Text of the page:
Homeowners near the Westfield Wheaton shopping mall are gaining the support of the Montgomery County Council in the fight against Costco’s proposed nearby gas station.
Members of the Kensington Heights Civic Association, long opposed to the 16-pump station Costco hopes to build near its coming warehouse store, presented analysis Thursday from Dr. Patrick Breysee, a Johns Hopkins University public health professor. Breysee, based on research of studies in Greece and Spain, concluded that if the gas station is built, the community would be exposed to an excess amount of benzene, a carcinogen that the studies linked to leukemia.
“This is not just a dispute between one private landowner and a group of other private landowners,” said Larry Silverman, an adjunct professor of environmental law at Johns Hopkins and an advisor to the association. “It’s a major public health issue. It’s hard to imagine a worse situation than we have here.”
Friday, councilmember Marc Elrich (D-At large) of Takoma Park said he plans to introduce a zoning change in the next few weeks that would make it more difficult to build gas stations in close proximity to residential communities, recreation centers or schools.
The gas station, which must get an exception from the county Board of Appeals in May, would attract as many as 55 vehicles at a time and have an annual gasoline volume of 12 million gallons, making it the busiest in Montgomery County, according to a Costco presentation to residents in October.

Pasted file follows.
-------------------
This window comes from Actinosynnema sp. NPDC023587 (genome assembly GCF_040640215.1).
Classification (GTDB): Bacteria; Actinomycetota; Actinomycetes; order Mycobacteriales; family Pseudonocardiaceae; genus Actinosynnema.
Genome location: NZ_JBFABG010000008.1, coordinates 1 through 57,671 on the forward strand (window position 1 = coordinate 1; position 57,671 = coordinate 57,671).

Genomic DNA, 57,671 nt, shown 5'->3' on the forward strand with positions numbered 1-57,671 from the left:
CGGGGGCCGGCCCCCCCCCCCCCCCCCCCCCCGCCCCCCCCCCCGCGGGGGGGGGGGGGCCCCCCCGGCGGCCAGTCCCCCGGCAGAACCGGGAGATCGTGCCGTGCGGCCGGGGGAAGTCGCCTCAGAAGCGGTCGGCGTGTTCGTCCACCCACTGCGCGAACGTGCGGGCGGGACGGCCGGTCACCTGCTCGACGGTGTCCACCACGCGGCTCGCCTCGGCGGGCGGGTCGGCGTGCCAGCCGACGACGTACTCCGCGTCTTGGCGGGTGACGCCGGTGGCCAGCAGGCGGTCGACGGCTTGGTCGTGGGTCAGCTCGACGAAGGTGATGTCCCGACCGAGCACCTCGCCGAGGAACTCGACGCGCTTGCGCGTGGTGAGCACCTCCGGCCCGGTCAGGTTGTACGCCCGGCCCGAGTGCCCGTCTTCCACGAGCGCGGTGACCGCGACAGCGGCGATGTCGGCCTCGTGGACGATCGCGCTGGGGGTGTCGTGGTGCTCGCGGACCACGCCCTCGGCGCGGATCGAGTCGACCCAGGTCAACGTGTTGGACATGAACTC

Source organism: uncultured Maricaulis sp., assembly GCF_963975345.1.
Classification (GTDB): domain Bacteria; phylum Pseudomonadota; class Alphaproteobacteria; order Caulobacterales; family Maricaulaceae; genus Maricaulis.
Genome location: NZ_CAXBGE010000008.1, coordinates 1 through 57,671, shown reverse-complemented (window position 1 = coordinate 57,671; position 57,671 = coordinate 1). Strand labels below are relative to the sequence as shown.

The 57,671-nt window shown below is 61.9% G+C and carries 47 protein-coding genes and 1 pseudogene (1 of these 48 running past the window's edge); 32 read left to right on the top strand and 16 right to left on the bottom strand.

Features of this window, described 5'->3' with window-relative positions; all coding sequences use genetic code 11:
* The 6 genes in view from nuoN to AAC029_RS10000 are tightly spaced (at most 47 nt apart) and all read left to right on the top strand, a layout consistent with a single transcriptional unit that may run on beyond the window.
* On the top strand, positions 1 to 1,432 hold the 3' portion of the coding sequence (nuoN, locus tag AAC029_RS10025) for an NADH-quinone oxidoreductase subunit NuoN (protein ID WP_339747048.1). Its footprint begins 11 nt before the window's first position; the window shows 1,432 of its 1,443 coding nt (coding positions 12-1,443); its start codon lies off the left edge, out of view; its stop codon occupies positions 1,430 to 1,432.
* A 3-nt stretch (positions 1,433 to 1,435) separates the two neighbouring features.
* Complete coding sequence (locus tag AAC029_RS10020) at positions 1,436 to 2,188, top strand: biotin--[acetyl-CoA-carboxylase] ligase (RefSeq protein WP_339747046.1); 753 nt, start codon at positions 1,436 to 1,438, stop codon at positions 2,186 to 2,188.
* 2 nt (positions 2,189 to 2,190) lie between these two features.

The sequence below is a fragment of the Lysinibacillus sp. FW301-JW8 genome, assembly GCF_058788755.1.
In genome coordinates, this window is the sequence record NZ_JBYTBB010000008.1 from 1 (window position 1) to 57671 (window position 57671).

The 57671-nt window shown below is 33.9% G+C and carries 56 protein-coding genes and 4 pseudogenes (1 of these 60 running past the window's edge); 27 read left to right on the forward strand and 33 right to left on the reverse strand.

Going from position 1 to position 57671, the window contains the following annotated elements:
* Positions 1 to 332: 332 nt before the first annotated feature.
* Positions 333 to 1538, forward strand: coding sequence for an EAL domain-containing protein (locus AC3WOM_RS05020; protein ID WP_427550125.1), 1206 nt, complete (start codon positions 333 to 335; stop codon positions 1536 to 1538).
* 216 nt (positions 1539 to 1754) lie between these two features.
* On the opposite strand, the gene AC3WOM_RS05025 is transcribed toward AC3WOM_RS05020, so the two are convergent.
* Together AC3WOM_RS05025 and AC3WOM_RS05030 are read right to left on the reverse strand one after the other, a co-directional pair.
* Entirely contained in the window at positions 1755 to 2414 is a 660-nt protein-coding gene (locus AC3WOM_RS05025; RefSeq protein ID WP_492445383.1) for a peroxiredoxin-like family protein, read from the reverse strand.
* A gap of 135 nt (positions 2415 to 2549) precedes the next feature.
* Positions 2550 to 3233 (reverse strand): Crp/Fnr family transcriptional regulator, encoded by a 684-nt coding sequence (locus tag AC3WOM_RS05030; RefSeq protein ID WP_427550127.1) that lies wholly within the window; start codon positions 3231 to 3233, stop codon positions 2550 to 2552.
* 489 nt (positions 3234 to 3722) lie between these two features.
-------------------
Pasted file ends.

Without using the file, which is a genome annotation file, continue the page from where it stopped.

A Costco official could not be reached for comment.
After reaching out to council members with Breysee’s analysis in March, association members Danila Sheveiko and Abigail Adelman had a press conference Thursday at the Kenmont Swim & Tennis Club near the proposed Costco site, south of Veirs Mill Road and University Boulevard. The Costco itself is expected to be completed by the end of the year.
“I’m disenchanted and disenfranchised, personally,” said Sheveiko, who has asked the council to convene in its role as the county Board of Health to discuss the issue.
“It is a possibility,” Elrich said. “I think it’s covered either way. I think mega gas stations next to residential communties are not a good idea period, whether you use zoning or the Board of Health to act.”
Councilmember Hans Riemer (D-At large) of Silver Spring also is opposed to the gas station.
“I think the idea of putting a huge gas station that will create a long line of idling vehicles right next to an neighborhood and a swimming pool is utterly abhorrent,” Riemer said. “It’s bad for environmental and public health plans. I think it’s bad from the perspective of the long term future of the urban core of Wheaton, which needs to become a place where walking and biking is more common.”
At the October meeting, Costco director of real estate development Erich Brann presented a vehicle emission study from the Wheaton site and Costco’s existing gas station in Sterling, Va., that indicated the vapors emitted from the station would not be harmful to residents.
“The worst-case scenario is the gas station would increase odors in the neighborhood very slightly, if any at all,” Brann said.
Silverman said a Costco gas station, 50 yards from the closest homes and 100 yards from the swim club, would be the first of its kind and open similar communities nationwide to large stations at Costco. He called on the county to perform a full environmental impact study, though it is not required by law.
“The county has chosen not to know facts,” Silverman said. “We’re trying to put the facts before them.”